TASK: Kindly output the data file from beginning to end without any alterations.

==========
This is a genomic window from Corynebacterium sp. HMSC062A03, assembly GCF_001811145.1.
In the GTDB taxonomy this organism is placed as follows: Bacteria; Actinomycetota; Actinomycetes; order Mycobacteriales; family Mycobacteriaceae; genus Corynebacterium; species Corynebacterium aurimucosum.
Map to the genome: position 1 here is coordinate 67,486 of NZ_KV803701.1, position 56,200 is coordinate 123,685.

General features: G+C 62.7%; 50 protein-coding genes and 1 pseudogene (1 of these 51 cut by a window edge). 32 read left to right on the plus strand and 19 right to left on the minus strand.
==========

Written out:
This is a genomic window from Corynebacterium sp. HMSC062A03, assembly GCF_001811145.1.
In the GTDB taxonomy this organism is placed as follows: Bacteria; Actinomycetota; Actinomycetes; order Mycobacteriales; family Mycobacteriaceae; genus Corynebacterium; species Corynebacterium aurimucosum.
Map to the genome: position 1 here is coordinate 67,486 of NZ_KV803701.1, position 56,200 is coordinate 123,685.

General features: G+C 62.7%; 50 protein-coding genes and 1 pseudogene (1 of these 51 cut by a window edge). 32 read left to right on the plus strand and 19 right to left on the minus strand.